In April he went to a D.C. screening of the documentary “Light in the Water” and changed his mind. The film chronicles the journey of the LGBT-based West Hollywood Aquatics team and offers a glimpse of what it was like to be a gay athlete in the 1980s. Not only is it a story about swimming, water polo and the HIV/AIDS crisis, it is a story about hope, perseverance and the battle for acceptance.

“The film reminded me what IGLA is all about and prompted me to go. My brother Peter swam for West Hollywood Aquatics and died from AIDS in 1992,” Heuchling says. “Going back for another IGLA was a touchstone to my brother. IGLA was very meaningful to him.”

Heuchling was one of DCAC’s record setters at the championships and he plans to continue competing for a variety of reasons.

“These are people who I have been swimming against for decades and it is great to see them every year,” Heuchling says. “Swimming is good for both my emotional and physical health and is a marker as to how I am aging. Plus, I value any time I get to spend with my DCAC teammates.”

DCAC swimmer Chris Meadows was attending his first IGLA championships. Born in Georgia and raised in Tennessee, he was brought up with swimming as part of his family. The Georgia Tech aquatic center is named after his great-uncle, Herb McAuley.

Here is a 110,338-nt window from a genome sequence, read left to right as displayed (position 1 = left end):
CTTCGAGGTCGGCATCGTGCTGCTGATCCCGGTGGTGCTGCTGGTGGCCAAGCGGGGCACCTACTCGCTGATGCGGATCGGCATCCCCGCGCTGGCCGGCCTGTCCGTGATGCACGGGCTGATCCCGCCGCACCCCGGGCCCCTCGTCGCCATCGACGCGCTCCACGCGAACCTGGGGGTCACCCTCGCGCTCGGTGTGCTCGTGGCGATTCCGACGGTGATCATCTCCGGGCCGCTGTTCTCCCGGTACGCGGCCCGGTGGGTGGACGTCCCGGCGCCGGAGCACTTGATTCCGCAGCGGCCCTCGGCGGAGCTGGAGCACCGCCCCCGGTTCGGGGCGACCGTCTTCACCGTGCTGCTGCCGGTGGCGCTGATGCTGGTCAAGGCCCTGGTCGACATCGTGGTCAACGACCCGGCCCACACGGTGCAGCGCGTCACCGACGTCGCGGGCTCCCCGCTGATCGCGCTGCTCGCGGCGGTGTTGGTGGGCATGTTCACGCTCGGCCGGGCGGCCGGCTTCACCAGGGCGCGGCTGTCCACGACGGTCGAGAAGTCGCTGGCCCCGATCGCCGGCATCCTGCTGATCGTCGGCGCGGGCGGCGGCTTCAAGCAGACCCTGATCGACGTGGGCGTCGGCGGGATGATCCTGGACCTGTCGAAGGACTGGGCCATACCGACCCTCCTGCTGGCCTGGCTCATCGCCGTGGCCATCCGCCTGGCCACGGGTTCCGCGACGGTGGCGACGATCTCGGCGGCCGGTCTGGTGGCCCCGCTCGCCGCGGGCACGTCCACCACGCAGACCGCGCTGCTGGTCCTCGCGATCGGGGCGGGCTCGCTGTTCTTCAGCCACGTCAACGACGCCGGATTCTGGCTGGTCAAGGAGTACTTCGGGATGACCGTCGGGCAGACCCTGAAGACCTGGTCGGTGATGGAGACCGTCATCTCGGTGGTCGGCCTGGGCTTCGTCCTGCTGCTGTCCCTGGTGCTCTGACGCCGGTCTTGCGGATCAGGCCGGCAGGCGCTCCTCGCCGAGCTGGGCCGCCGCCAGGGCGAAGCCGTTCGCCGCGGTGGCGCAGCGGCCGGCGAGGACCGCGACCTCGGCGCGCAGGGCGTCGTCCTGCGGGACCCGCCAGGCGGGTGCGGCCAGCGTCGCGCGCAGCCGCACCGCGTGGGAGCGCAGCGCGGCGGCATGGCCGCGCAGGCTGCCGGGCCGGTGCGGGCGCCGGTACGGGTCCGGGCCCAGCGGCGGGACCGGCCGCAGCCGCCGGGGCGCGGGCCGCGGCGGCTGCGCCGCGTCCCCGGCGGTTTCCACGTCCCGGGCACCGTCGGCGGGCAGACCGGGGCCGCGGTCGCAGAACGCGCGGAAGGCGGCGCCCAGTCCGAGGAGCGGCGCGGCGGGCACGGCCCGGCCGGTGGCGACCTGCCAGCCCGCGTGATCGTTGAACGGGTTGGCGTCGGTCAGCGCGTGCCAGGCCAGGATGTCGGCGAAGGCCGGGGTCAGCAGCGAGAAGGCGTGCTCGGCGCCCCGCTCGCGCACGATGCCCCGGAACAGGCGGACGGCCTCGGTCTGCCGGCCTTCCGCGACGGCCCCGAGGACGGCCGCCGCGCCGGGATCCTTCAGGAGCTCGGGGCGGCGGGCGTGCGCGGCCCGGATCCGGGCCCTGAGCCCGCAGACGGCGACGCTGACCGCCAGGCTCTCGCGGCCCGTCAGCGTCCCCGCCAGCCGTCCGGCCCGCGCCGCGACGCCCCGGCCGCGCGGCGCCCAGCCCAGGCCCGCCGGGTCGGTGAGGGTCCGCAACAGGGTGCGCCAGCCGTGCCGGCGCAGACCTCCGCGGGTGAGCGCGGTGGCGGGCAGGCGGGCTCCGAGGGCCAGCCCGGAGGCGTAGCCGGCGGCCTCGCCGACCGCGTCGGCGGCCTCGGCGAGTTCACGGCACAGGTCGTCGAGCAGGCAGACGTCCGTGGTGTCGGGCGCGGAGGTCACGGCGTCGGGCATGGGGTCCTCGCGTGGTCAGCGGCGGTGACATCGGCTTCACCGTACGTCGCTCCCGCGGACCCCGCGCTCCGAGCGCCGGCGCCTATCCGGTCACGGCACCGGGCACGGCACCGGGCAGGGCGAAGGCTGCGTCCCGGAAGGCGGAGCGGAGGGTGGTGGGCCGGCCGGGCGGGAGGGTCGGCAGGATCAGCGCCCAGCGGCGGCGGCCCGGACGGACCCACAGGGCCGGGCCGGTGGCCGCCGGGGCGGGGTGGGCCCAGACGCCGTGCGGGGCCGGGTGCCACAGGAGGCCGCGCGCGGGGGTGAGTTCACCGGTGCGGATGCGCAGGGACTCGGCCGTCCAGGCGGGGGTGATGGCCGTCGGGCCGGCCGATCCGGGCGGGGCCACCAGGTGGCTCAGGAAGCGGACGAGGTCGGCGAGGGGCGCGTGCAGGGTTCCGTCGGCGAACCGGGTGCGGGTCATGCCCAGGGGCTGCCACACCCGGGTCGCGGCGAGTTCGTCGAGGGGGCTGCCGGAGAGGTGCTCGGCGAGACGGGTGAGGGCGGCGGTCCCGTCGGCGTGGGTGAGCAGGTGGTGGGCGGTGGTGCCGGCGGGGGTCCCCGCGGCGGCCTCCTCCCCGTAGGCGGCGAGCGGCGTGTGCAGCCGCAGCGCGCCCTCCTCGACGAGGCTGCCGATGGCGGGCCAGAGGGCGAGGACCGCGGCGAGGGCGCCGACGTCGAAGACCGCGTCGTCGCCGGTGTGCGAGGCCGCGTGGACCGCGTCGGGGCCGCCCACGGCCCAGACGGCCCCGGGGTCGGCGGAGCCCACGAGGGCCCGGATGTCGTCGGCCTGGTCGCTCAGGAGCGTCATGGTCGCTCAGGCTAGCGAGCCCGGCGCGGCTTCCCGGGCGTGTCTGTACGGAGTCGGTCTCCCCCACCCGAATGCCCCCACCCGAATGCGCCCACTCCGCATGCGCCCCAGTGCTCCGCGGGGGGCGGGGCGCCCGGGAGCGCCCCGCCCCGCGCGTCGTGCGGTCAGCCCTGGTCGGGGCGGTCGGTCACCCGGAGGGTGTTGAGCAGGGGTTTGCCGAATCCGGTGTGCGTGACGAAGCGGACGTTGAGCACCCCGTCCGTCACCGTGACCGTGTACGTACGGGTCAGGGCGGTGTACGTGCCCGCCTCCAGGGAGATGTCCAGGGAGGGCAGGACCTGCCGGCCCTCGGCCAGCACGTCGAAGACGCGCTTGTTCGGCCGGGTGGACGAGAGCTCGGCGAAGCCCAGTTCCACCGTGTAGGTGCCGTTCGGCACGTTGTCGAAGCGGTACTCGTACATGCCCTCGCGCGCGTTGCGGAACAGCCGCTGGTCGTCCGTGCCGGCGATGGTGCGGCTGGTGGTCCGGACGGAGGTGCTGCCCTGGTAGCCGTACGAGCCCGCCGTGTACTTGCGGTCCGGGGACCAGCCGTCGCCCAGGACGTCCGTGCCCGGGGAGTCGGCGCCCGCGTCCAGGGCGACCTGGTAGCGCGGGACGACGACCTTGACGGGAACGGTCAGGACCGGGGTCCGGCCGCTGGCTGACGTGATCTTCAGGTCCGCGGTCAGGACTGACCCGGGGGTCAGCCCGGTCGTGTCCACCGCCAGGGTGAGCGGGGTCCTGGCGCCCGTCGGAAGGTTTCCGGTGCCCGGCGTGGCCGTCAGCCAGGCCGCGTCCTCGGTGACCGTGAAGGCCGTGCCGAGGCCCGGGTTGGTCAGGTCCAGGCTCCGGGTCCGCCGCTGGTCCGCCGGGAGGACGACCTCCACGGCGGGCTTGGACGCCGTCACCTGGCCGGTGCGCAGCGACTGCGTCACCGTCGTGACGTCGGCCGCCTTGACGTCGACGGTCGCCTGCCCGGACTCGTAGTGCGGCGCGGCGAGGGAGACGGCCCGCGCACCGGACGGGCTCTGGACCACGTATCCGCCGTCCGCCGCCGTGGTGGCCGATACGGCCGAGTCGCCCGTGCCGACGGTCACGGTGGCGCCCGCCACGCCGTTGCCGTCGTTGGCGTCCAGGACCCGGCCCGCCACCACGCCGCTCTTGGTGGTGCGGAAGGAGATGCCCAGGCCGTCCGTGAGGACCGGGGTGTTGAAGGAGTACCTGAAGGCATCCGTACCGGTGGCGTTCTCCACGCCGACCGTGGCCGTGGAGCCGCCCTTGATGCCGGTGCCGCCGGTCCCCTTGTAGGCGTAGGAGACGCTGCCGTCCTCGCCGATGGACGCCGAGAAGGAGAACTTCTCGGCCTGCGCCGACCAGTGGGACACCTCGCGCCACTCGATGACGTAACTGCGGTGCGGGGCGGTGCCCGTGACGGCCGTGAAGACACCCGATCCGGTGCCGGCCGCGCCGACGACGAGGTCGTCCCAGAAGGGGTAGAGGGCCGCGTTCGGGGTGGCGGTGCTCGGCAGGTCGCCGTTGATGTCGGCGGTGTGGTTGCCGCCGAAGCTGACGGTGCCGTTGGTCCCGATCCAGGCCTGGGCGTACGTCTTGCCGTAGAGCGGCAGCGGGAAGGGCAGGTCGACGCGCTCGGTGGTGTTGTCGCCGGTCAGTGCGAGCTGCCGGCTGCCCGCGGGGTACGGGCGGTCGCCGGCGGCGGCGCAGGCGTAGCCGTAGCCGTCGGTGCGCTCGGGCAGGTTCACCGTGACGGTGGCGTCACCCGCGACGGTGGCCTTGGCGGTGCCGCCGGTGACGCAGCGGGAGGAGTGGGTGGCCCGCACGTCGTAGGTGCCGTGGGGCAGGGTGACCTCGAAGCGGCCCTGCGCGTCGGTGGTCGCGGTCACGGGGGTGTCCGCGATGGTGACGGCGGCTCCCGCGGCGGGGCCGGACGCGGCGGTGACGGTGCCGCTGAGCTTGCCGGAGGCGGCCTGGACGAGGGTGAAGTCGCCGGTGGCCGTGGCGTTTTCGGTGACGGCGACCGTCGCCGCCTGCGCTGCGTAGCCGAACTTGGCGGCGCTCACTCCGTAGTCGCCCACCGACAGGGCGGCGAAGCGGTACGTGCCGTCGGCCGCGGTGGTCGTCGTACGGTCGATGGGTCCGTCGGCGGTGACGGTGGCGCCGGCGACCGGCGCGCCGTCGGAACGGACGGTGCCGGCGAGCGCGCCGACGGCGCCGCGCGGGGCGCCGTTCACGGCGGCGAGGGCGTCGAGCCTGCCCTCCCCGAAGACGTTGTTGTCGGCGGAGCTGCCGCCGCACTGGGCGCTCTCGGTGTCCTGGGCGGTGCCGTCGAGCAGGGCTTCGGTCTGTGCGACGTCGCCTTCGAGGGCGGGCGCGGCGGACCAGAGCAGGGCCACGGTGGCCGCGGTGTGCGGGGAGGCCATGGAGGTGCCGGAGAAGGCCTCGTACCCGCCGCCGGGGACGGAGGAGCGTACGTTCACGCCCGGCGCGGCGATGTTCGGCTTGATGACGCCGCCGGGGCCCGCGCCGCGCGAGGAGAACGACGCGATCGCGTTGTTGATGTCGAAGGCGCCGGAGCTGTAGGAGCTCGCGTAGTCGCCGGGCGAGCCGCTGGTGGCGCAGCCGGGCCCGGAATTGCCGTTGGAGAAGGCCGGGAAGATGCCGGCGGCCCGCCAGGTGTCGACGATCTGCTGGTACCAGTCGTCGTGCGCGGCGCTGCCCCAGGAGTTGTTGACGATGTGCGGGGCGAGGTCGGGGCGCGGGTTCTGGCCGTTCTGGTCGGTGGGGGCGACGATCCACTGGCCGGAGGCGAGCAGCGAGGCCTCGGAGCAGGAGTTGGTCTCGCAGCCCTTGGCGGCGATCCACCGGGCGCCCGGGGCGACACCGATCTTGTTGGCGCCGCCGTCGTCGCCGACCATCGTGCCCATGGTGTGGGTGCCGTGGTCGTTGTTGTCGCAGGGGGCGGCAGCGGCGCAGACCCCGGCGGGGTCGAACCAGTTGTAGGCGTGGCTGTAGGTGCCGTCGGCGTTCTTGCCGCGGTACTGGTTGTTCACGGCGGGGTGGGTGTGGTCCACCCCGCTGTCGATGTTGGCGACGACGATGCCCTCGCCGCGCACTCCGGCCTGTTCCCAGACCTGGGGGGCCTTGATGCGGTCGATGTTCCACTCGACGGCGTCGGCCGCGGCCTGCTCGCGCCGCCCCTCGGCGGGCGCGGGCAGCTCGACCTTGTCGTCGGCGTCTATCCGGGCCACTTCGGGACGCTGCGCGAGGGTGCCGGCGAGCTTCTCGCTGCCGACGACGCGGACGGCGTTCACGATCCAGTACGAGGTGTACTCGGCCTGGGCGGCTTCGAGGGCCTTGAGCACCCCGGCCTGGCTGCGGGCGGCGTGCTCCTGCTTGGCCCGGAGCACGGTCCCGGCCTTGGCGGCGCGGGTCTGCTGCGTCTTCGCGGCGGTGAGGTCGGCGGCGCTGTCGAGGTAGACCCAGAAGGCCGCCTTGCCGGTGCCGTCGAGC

A former American University swimmer, Meadows was competing at a multi-day swim meet for the first time since finishing his collegiate career in 2012.

“It’s always a challenge to prepare your body for multiple fast swims over several days,” Meadows says. “IGLA was a reminder of how much I love this sport and that I need to be in the pool.”

Participating in his first LGBT swim meet also came with unexpected experiences and important interactions with older LGBT swimmers.

“One thing that stood out was hearing everyone’s stories. Even if they were sad stories, such as the large number of swimmers lost to the AIDS epidemic, they were important to hear,” Meadows says. “I’m not just swimming, I’m learning life lessons. Plus, it was pretty cool to have a drag queen as an announcer at the pool.”

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Washington Football Team embraces Pride Night Out

‘Football is for everyone’

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The first-ever Pride Night OUT at the Washington Football Team is set for Thursday.

Team DC launched its ‘Night OUT’ series in 2005 as an LGBTQ community night with the Washington Nationals.